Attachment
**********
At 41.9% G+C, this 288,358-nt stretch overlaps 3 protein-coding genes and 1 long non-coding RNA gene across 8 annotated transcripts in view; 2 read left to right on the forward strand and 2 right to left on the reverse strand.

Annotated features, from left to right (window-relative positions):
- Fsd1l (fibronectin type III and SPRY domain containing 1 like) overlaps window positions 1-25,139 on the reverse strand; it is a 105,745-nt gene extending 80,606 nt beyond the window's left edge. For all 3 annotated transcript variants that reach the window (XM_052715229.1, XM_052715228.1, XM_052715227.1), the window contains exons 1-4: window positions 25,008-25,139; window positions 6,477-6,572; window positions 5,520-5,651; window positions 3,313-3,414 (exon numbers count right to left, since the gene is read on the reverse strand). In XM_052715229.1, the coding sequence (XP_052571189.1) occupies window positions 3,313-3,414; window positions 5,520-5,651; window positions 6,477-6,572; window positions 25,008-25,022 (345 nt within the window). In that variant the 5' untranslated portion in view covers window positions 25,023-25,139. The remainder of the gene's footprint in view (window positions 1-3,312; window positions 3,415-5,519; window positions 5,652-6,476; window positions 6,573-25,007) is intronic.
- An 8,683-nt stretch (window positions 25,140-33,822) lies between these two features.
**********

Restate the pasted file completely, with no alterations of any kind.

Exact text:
At 41.9% G+C, this 288,358-nt stretch overlaps 3 protein-coding genes and 1 long non-coding RNA gene across 8 annotated transcripts in view; 2 read left to right on the forward strand and 2 right to left on the reverse strand.

Annotated features, from left to right (window-relative positions):
- Fsd1l (fibronectin type III and SPRY domain containing 1 like) overlaps window positions 1-25,139 on the reverse strand; it is a 105,745-nt gene extending 80,606 nt beyond the window's left edge. For all 3 annotated transcript variants that reach the window (XM_052715229.1, XM_052715228.1, XM_052715227.1), the window contains exons 1-4: window positions 25,008-25,139; window positions 6,477-6,572; window positions 5,520-5,651; window positions 3,313-3,414 (exon numbers count right to left, since the gene is read on the reverse strand). In XM_052715229.1, the coding sequence (XP_052571189.1) occupies window positions 3,313-3,414; window positions 5,520-5,651; window positions 6,477-6,572; window positions 25,008-25,022 (345 nt within the window). In that variant the 5' untranslated portion in view covers window positions 25,023-25,139. The remainder of the gene's footprint in view (window positions 1-3,312; window positions 3,415-5,519; window positions 5,652-6,476; window positions 6,573-25,007) is intronic.
- An 8,683-nt stretch (window positions 25,140-33,822) lies between these two features.